Tuesday, March 18, 2014

Forever Winter

This winter has been an endless onslaught of snow and fiercely cold temperatures.  Spring will be officially starting this week, but judging by the snow and freezing rain in tomorrow's forecast, warm weather seems a lot farther off than that.  And yet there are places that are colder than Toronto.  Colder, and for longer.  Imagine that.  Egad.

About two years ago in November, I went trekking along the Annapurna circuit in Nepal.  At higher altitude levels, it was bone-chilling cold.  Cold like if you forgot to pee before you went to bed, you just held it until the next morning, because you would rather your bladder explode than make the trip to the outhouse and be exposed to a cold that would pierce your skin with a thousand needles.  It was in the cold that I learned the kindness of a bowl of warm garlic soup served with fried Tibetan bread.

Fried Tibetan Bread
Adapted from Food from the Road and Yowandu.  Makes four medium-sized rounds of flatbread, enough for 2 people.

This recipe, if made with white flour, whole milk and baking powder, will turn out a light, fluffy, rich-tasting bread.  Alternately, if made with half spelt, half white flour, water, and no baking powder, a flat, chewier bread will result.  Both breads were excellent, but the former was truer to the Nepalese version (pictured above).

2 cups (270 g) all-purpose flour
3/4 cup + 1 tbsp milk
2 tsp baking powder
1 pinch of kosher salt
Oil for frying

Mix the flour, baking powder and salt together in a bowl.  Add water, and stir until it comes together.  Dump the dough out onto a clean surface that has been dusted with flour.  It will be slightly sticky.  Knead for a few minutes, until dough is uniform and smooth.  Form the dough into a ball and place onto a lightly dusted surface.  Cover with plastic wrap or a clean dish towel, and leave to rest for 10 minutes.

After dough has rested, cut it into 4 equal pieces.  On a dusted surface, form each piece into a ball and roll out to a 1/8" thick round with a rolling pin.  Score each round 2 or 3 times, cutting all the way through.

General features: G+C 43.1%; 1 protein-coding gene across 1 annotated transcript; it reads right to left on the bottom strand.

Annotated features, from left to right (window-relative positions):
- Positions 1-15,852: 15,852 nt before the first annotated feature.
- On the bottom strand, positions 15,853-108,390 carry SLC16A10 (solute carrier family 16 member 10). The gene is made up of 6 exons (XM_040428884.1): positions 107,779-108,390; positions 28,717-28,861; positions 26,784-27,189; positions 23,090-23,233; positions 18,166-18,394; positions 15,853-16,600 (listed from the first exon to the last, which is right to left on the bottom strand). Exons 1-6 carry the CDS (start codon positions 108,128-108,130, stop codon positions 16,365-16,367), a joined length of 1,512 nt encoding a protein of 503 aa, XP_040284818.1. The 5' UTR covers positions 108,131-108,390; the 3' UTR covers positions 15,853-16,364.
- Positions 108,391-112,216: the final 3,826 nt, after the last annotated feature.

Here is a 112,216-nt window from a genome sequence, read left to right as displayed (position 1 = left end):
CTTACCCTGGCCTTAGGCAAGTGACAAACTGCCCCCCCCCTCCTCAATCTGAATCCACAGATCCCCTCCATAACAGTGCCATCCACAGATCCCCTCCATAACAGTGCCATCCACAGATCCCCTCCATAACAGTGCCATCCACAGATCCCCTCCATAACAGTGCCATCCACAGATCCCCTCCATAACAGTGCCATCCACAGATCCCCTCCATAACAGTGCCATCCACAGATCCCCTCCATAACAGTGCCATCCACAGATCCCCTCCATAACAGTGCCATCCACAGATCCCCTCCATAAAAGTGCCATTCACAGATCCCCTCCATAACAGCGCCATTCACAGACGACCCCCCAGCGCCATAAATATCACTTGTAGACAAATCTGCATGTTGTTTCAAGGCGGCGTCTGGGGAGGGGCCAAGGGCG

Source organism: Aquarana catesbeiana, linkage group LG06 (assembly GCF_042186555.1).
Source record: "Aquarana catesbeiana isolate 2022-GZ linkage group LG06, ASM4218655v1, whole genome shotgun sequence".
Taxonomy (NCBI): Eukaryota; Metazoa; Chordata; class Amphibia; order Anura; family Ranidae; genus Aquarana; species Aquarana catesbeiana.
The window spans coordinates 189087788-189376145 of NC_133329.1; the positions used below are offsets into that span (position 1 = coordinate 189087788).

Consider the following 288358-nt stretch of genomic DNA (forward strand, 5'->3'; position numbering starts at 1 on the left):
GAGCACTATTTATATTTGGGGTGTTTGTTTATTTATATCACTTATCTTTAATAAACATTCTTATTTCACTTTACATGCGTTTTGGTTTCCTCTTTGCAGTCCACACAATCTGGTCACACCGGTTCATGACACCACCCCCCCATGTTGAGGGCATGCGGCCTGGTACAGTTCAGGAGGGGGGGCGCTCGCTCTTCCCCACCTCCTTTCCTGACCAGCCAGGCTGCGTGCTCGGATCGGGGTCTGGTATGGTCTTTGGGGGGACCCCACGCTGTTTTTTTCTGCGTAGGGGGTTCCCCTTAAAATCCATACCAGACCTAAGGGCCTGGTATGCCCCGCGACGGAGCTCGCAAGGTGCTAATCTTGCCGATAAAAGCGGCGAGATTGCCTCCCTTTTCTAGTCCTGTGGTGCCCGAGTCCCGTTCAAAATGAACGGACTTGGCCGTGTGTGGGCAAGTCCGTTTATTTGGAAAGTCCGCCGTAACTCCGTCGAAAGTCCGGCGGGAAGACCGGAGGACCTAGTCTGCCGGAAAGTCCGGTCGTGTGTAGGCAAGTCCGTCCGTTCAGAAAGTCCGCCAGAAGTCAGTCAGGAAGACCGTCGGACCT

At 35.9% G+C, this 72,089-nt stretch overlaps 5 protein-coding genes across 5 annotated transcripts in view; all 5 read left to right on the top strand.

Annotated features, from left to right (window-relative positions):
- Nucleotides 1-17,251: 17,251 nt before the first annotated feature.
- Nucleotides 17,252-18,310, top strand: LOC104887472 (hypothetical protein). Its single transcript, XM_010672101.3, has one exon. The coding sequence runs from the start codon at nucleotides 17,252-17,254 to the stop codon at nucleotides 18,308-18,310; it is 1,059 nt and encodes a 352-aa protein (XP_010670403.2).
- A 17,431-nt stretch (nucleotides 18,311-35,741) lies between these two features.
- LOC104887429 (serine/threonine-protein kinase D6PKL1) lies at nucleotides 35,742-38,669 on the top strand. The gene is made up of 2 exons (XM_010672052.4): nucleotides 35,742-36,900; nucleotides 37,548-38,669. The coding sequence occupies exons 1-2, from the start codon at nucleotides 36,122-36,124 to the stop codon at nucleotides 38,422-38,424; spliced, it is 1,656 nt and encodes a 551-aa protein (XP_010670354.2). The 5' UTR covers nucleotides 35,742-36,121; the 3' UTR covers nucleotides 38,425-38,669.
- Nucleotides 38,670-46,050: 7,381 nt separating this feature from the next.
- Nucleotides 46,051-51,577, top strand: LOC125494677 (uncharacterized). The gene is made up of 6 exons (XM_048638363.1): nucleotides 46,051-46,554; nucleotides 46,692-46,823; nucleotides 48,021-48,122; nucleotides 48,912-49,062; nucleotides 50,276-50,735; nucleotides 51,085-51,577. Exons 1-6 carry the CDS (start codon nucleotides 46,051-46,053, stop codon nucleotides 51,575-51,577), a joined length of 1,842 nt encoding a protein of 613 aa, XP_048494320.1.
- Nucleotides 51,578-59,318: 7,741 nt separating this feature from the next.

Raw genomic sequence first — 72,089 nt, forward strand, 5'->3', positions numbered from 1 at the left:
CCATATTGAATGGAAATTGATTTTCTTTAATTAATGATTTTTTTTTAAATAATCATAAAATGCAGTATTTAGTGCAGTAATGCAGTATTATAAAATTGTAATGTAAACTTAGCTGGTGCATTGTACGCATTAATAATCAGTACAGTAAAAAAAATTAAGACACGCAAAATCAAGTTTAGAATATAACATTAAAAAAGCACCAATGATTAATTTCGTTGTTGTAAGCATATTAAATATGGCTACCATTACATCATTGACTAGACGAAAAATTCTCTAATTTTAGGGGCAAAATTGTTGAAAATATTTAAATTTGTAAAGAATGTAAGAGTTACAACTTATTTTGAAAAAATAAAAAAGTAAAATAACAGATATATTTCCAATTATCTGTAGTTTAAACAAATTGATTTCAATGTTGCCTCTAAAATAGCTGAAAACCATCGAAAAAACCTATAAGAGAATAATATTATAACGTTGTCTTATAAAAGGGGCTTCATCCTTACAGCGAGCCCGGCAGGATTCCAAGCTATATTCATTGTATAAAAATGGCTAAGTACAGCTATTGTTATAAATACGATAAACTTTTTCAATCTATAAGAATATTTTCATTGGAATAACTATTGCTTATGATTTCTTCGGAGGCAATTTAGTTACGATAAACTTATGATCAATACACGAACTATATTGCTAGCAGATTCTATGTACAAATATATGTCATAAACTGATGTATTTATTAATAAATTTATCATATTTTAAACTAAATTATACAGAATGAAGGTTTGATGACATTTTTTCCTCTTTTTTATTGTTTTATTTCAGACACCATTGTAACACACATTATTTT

Add a generous amount of oil to a skillet, making sure the bottom is covered.  Heat the skillet on medium.  When it has become sufficiently hot (as in, when a drop of water will sizzle if added), add one round of dough to the skillet.  Fry for about 3 minutes, until it is golden brown all over.  Flip and brown the other side in the same manner.  Remove the fried bread from the skillet, and repeat with the 3 remaining rounds.  Serve the bread immediately while still warm.

Garlic Soup
Makes 2 small servings.

In a head-to-head competition against good ol' chicken soup for fighting off seasonal sickness, my bets are on garlic soup.  Better yet, this soup is easily made vegetarian or vegan by substituting the chicken broth for vegetable broth, and the butter for olive oil.

2 cups homemade chicken broth
2 tbsp unsalted butter
1/2 a head of garlic, peeled and minced
2 tbsp all-purpose flour
1 tbsp finely chopped chives (optional)
salt and pepper, to taste

Melt butter in a saucepan over medium heat.  Add garlic, and stir for 30 seconds, being careful not to brown the garlic.  Sprinkle in flour, and stir constantly for a few minutes, until the roux is homogenous and smooth.  Slowly add in broth, and stir well to minimize lumps.  Heat until bubbling and thick.  Add salt and pepper to taste, ladle into bowls, and top with chives if desired.

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